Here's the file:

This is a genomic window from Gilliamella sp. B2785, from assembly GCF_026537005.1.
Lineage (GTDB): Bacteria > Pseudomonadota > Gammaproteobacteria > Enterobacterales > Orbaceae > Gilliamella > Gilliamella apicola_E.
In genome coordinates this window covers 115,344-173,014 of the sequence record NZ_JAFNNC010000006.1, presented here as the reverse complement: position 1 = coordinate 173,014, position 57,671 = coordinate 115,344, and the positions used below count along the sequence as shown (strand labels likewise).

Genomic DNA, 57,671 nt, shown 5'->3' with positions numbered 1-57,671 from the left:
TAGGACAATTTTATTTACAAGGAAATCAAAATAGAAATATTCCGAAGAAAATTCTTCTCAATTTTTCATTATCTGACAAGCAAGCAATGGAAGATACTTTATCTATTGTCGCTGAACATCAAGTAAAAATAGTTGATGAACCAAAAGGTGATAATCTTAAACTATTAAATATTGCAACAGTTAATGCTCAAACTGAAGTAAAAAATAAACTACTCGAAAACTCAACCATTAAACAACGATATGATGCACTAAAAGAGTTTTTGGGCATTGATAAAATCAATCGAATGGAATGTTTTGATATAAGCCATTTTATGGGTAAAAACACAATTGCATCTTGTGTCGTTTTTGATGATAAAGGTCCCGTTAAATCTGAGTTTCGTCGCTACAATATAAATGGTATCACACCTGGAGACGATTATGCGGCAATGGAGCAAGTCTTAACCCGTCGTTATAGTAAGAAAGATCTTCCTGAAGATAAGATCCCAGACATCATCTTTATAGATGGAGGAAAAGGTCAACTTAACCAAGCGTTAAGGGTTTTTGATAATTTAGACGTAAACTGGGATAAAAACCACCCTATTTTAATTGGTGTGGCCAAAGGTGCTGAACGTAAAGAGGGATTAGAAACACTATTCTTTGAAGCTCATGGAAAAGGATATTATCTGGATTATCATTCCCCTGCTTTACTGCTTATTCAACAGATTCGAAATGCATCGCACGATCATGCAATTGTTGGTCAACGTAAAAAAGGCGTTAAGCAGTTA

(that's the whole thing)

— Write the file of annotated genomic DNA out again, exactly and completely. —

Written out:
This is a genomic window from Gilliamella sp. B2785, from assembly GCF_026537005.1.
Lineage (GTDB): Bacteria > Pseudomonadota > Gammaproteobacteria > Enterobacterales > Orbaceae > Gilliamella > Gilliamella apicola_E.
In genome coordinates this window covers 115,344-173,014 of the sequence record NZ_JAFNNC010000006.1, presented here as the reverse complement: position 1 = coordinate 173,014, position 57,671 = coordinate 115,344, and the positions used below count along the sequence as shown (strand labels likewise).

Genomic DNA, 57,671 nt, shown 5'->3' with positions numbered 1-57,671 from the left:
TAGGACAATTTTATTTACAAGGAAATCAAAATAGAAATATTCCGAAGAAAATTCTTCTCAATTTTTCATTATCTGACAAGCAAGCAATGGAAGATACTTTATCTATTGTCGCTGAACATCAAGTAAAAATAGTTGATGAACCAAAAGGTGATAATCTTAAACTATTAAATATTGCAACAGTTAATGCTCAAACTGAAGTAAAAAATAAACTACTCGAAAACTCAACCATTAAACAACGATATGATGCACTAAAAGAGTTTTTGGGCATTGATAAAATCAATCGAATGGAATGTTTTGATATAAGCCATTTTATGGGTAAAAACACAATTGCATCTTGTGTCGTTTTTGATGATAAAGGTCCCGTTAAATCTGAGTTTCGTCGCTACAATATAAATGGTATCACACCTGGAGACGATTATGCGGCAATGGAGCAAGTCTTAACCCGTCGTTATAGTAAGAAAGATCTTCCTGAAGATAAGATCCCAGACATCATCTTTATAGATGGAGGAAAAGGTCAACTTAACCAAGCGTTAAGGGTTTTTGATAATTTAGACGTAAACTGGGATAAAAACCACCCTATTTTAATTGGTGTGGCCAAAGGTGCTGAACGTAAAGAGGGATTAGAAACACTATTCTTTGAAGCTCATGGAAAAGGATATTATCTGGATTATCATTCCCCTGCTTTACTGCTTATTCAACAGATTCGAAATGCATCGCACGATCATGCAATTGTTGGTCAACGTAAAAAAGGCGTTAAGCAGTTA